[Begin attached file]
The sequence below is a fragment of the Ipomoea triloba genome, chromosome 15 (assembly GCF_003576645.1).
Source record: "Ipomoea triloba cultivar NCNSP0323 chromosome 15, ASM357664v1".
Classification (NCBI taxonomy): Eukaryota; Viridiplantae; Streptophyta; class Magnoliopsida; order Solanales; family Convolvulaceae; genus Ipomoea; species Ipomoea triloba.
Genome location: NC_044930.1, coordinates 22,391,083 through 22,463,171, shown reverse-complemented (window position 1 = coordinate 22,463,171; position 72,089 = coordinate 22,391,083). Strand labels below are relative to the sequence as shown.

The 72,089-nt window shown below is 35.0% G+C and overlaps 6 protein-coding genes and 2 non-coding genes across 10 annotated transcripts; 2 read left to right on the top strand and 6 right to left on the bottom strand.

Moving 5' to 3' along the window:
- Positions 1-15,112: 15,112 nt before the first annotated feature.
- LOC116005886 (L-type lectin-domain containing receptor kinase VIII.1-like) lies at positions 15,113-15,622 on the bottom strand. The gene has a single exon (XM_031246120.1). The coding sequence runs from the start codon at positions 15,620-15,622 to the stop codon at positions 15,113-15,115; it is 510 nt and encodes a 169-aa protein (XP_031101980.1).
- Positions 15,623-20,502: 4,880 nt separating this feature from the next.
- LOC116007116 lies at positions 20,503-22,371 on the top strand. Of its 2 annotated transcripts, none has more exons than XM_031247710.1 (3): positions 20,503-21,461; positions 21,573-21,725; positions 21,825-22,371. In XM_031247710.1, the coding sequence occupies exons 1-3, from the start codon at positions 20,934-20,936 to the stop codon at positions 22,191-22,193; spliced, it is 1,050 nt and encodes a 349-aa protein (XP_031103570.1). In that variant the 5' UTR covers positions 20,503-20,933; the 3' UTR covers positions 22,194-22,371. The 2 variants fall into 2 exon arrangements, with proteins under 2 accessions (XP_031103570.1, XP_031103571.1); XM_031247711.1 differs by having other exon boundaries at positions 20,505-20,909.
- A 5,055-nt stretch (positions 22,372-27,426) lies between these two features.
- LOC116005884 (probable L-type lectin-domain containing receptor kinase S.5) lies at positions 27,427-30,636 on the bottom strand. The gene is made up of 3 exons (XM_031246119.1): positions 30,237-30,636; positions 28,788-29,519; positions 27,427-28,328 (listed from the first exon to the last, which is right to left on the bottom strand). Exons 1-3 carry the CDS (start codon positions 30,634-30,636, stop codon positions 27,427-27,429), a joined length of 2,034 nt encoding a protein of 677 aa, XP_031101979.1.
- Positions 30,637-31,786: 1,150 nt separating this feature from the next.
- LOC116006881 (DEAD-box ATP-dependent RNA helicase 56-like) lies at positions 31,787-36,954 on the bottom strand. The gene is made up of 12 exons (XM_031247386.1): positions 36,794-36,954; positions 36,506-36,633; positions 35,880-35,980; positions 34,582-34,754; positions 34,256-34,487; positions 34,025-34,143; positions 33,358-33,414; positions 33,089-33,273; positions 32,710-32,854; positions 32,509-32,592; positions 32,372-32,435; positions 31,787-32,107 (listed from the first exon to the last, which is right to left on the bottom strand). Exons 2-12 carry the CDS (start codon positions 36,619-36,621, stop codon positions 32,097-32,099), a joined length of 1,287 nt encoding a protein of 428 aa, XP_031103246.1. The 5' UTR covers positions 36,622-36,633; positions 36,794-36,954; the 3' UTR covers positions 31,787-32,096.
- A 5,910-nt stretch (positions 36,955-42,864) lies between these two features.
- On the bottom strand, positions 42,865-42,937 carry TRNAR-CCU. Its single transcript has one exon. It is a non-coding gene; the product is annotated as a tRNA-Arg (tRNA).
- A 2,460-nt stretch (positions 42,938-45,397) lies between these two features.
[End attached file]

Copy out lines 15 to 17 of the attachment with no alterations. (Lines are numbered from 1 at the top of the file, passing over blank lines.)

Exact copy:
- A 5,910-nt stretch (positions 36,955-42,864) lies between these two features.
- On the bottom strand, positions 42,865-42,937 carry TRNAR-CCU. Its single transcript has one exon. It is a non-coding gene; the product is annotated as a tRNA-Arg (tRNA).
- A 2,460-nt stretch (positions 42,938-45,397) lies between these two features.